REDWOOD CITY -- Even as Oracle (ORCL) begins to reap the benefits of its move into cloud-based software, it continues to add to its portfolio through acquisitions, announcing the purchase of Eloqua for more than $800 million Thursday.
Eloqua's cloud-based suite of marketing applications "will become the centerpiece" of a new Oracle offering designed for marketing companies and departments, Thomas Kurian, executive vice president of development at Oracle, said in Thursday's announcement. The software giant agreed to pay $23.50 a share for the Virginia-based company, which Oracle said would mean a commitment of $871 million; the company sold shares for $11.50 in its August initial public offering in August and closed Wednesday at $17.92, giving the price a premium of 31.1 percent.
Oracle has been forcefully pushing into software as a service, or SaaS, through acquisitions for more than a year, beginning with the $1.5 billion purchase of RightNow Technologies in October 2011, which preceded the purchase of Dublin-based Taleo for $1.9 billion. The Redwood City software giant used those companies to roll out a suite of cloud services for different industries earlier this year, and its efforts began to show fruit earlier this week, when Oracle announced that its most recent quarter produced a 17 percent rise
Former Hewlett-Packard (HPQ) CEO and current Oracle President Mark Hurd said Tuesday in reference to the earnings report that the company's cloud offerings are expected to produce $1 billion in revenue, and "will become much bigger over time," Bloomberg News reported. The company has been beefing up its sales force in recent months in order to push its SaaS subscriptions.
In Eloqua, Oracle bought software and management talent that aims for a new enterprise sector, providing opportunity for more growth.
"The Oracle-Eloqua combination will create a customer experience cloud offering which helps organizations transform the way they market, sell, support and serve their customers," Joe Payne, Eloqua's CEO and chairman, wrote in a blog post on the company's site, adding that Oracle planned to make the company's employees and management team the core of its new cloud marketing division.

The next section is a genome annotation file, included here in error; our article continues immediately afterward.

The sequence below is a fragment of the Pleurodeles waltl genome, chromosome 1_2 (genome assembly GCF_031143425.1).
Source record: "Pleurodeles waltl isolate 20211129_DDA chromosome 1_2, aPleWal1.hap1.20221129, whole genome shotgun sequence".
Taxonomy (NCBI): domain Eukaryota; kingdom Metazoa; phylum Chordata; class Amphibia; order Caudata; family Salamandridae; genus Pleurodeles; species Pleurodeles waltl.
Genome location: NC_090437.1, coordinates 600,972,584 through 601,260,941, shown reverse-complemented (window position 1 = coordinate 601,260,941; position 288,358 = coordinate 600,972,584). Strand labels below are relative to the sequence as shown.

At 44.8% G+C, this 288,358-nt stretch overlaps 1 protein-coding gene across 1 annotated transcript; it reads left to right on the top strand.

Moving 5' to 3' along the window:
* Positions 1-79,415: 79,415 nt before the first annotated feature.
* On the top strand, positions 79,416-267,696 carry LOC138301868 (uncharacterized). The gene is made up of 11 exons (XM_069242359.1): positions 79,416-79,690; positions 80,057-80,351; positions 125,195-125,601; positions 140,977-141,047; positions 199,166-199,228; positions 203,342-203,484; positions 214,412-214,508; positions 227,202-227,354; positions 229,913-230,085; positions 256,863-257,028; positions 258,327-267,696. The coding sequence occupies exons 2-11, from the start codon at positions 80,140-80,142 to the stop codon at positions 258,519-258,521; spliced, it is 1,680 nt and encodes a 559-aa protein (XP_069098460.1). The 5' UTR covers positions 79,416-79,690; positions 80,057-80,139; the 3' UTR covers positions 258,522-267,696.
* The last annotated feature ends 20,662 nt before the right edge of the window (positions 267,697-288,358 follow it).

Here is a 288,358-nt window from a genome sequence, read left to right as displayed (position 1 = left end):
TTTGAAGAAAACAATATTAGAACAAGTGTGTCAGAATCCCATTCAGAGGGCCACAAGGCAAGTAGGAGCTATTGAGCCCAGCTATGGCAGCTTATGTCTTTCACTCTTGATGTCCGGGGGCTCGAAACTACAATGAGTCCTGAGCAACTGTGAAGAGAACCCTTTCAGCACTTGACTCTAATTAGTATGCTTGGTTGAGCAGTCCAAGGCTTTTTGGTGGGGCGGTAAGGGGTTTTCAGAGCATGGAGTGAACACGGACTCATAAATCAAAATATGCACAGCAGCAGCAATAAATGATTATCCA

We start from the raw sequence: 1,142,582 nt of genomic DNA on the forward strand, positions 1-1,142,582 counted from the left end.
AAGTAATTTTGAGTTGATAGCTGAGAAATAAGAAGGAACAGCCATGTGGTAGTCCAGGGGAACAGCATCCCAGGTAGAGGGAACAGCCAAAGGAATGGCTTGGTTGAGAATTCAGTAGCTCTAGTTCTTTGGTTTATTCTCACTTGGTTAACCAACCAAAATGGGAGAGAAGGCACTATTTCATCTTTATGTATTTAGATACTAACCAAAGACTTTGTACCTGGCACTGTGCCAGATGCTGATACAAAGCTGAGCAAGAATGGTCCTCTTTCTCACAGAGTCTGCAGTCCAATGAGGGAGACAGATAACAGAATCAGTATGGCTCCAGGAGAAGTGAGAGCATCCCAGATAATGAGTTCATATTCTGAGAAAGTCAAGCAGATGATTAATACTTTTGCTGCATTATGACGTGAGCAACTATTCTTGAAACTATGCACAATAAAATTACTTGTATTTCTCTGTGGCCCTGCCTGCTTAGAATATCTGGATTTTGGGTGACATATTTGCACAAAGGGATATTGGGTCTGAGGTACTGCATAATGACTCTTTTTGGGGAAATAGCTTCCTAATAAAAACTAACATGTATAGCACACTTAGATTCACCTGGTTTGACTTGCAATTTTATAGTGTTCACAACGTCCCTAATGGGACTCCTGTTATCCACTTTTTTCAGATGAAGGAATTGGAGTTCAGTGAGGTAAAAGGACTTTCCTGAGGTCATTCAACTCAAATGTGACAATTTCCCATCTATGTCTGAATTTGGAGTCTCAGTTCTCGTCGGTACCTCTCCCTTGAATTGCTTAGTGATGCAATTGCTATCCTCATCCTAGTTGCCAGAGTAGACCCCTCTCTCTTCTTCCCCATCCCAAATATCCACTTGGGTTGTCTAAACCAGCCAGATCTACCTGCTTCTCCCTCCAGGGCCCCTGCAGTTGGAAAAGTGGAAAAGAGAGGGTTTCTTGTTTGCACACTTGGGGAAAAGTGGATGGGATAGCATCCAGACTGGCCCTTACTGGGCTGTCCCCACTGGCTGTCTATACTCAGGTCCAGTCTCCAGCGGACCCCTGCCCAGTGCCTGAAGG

"Although Oracle already had strong marketing functionality, this gives it a cloud offering to deliver and an additional base of midmarket customers providing a recurring license maintenance stream," Nucleus Research analyst Rebecca Wettemann told Reuters.
Oracle may not be done dealing, either: Nomura analysts said in a research report that they expect the software company "to continue to make acquisitions in this space, to bolster its Fusion Applications suite and respond to competitive pressure in the applications market from SAP and Salesforce.com."
The deal is expected to close in the first half of 2013, Oracle said, and Eloqua shareholders must first approve the deal, which the company's board already has.
Oracle shares dropped 0.4 percent to $33.94 Thursday, after hitting their highest price in 19 months on Wednesday. Eloqua -- which trades on the Nasdaq under the symbol ELOQ -- soared 32 percent to $23.66, reflecting the premium Oracle has agreed to pay.
Contact Jeremy C. Owens at 408-920-5876; follow him at Twitter.com/mercbizbreak.